The Effect of Forced Air Warming During Cesarean Section on Postoperative Infectious Morbidity

This study has been withdrawn prior to enrollment.
(Study terminated for lack of funds to initiate study)
Sponsor:
Information provided by (Responsible Party):
Curtis Baysinger, Vanderbilt University
ClinicalTrials.gov Identifier:
NCT00696462
First received: June 2, 2008
Last updated: September 11, 2012
Last verified: September 2012
  Purpose

The purpose of this study will be to assess whether forced air warming decreases the rate of surgical site infections following cesarean section.


Condition Intervention
Cesarean Section
Device: forced-air warming

Study Type: Interventional
Study Design: Allocation: Randomized
Endpoint Classification: Efficacy Study
Intervention Model: Single Group Assignment
Masking: Open Label
Primary Purpose: Prevention
Official Title: The Effect of Forced Air Warming During Cesarean Section on Postoperative Infectious Morbidity

Resource links provided by NLM:


Further study details as provided by Vanderbilt University:

Primary Outcome Measures:
  • treatment effects on wound infection [ Time Frame: As is current standard of care post procedure ] [ Designated as safety issue: No ]

Secondary Outcome Measures:
  • treatment effects on endometritis [ Time Frame: as is current standard of care post procedure ] [ Designated as safety issue: No ]

Enrollment: 0
Study Start Date: March 2007
Study Completion Date: April 2009
Primary Completion Date: April 2009 (Final data collection date for primary outcome measure)
Arms Assigned Interventions
No Intervention: A
Patients in Group A will undergo passive warming with a warmed cotton blanket placed over their upper extremities
Active Comparator: B
Patients in Group B will have a forced-air warming device applied to the upper body above the waist at the 43 degree Celsius setting.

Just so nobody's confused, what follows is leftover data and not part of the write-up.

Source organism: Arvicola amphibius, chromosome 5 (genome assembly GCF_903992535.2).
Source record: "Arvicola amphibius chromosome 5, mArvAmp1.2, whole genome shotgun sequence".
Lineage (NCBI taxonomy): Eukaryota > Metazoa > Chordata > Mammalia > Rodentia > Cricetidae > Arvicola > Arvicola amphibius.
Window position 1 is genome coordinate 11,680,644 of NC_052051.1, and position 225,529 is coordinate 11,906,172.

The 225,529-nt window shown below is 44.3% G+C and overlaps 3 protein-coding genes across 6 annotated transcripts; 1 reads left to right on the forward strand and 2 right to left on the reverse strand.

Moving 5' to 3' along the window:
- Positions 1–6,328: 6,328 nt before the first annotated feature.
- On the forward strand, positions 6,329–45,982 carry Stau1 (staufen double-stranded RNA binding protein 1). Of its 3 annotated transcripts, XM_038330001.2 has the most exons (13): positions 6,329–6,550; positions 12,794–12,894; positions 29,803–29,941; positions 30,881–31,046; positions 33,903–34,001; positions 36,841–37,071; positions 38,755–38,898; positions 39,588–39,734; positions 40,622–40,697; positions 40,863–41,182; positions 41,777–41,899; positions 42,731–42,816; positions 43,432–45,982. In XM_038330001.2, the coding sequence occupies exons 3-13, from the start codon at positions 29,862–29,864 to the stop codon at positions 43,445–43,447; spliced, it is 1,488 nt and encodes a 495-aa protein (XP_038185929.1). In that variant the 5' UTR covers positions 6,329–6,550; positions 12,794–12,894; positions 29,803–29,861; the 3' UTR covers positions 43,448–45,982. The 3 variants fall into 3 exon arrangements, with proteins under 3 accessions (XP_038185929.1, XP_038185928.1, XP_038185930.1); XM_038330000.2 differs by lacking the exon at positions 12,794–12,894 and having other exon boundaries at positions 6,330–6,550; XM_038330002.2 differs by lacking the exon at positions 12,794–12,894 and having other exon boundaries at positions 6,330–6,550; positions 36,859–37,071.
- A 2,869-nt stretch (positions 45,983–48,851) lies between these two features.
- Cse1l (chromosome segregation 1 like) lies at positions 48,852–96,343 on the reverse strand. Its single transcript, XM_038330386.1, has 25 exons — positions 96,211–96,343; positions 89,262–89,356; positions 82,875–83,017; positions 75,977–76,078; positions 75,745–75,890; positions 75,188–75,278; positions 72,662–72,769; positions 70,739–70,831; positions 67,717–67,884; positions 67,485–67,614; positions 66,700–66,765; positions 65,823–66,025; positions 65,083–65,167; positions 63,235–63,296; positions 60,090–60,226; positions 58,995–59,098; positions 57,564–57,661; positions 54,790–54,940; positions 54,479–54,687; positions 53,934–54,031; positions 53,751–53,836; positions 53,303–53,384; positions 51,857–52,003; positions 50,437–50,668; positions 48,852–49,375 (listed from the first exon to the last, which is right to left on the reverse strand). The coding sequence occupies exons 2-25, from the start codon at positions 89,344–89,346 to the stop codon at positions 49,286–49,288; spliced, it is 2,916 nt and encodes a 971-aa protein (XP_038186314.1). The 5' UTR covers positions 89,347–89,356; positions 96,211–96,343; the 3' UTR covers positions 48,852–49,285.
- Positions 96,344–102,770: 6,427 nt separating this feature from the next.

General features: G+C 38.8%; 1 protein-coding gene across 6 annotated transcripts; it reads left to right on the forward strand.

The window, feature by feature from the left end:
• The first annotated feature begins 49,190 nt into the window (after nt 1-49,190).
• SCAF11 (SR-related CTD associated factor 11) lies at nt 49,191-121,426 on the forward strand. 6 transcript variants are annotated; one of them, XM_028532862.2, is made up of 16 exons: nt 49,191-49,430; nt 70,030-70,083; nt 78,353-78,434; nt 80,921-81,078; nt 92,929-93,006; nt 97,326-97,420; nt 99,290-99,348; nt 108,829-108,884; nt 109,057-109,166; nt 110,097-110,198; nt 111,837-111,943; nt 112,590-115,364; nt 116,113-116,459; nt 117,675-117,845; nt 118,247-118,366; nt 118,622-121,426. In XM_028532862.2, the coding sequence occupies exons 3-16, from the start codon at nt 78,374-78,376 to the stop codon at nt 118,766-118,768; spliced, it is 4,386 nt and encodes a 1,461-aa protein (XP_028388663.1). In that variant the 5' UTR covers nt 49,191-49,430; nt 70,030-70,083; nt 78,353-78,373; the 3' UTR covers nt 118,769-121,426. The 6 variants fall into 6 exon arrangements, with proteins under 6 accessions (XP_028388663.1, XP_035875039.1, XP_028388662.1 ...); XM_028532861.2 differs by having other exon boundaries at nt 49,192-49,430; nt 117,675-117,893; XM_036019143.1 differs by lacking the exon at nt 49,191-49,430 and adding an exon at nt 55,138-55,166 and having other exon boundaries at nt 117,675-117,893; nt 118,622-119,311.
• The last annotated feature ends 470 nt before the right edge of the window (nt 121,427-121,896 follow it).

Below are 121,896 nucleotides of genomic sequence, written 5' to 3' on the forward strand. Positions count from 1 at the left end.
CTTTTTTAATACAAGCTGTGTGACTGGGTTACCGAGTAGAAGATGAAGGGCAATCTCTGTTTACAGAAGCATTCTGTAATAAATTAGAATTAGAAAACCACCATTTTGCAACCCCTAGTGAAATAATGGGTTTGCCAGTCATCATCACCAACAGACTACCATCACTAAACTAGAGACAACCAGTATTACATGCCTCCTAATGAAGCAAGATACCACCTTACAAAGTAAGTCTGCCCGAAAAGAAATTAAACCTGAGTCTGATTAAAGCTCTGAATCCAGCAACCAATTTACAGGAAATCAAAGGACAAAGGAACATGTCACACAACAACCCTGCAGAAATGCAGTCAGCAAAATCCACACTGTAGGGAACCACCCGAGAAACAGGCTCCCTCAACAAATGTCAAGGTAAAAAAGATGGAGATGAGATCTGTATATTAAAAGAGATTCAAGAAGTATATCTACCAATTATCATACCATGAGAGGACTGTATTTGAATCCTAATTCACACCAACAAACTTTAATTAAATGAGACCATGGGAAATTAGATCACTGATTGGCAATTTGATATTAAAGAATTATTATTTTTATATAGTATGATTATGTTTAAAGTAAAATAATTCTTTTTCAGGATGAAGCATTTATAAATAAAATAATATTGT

Device: forced-air warming
forced-air warming device
Other Name: Bair Hugger device

Detailed Description:

Given the physiologic and experimental evidence regarding temperature regulation; it remains convincing that forced air warming is protective against the development of SSI. We will set out to prospectively study the effect of forced air warming on patients undergoing cesarean section.

  Eligibility

Ages Eligible for Study:   18 Years and older
Genders Eligible for Study:   Female
Accepts Healthy Volunteers:   Yes
Criteria

Inclusion Criteria:

  • Adult (≥ 18 years old) female subjects who will undergo cesarean delivery regardless of indication.
  • Subjects who have signed an informed consent document indicating that they understand the purpose of and procedures required for the study and are willing to participate in the study.
  • Patients scheduled to receive prophylactic antibiotic therapy.

Exclusion Criteria:

  • Patients who are undergoing a true emergent cesarean section that does not allow placement of the warming devices.
  • Patients undergoing general anesthesia.
  Contacts and Locations
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Please refer to this study by its ClinicalTrials.gov identifier: NCT00696462

Locations
United States, Tennessee
Vanderbilt University Medical Center
Nashville, Tennessee, United States, 37212
Sponsors and Collaborators
Vanderbilt University
Investigators
Principal Investigator: Curtis L Baysinger, M.D. Vanderbilt University
  More Information

Additional Information:
No publications provided

Responsible Party: Curtis Baysinger, Associate Professor, Vanderbilt University
ClinicalTrials.gov Identifier: NCT00696462     History of Changes
Other Study ID Numbers: 70346
Study First Received: June 2, 2008
Last Updated: September 11, 2012
Health Authority: United States: Institutional Review Board

Keywords provided by Vanderbilt University:
forced-air warming
Bair Hugger
cesarean section
postoperative infection
surgical site infections

ClinicalTrials.gov processed this record on October 19, 2014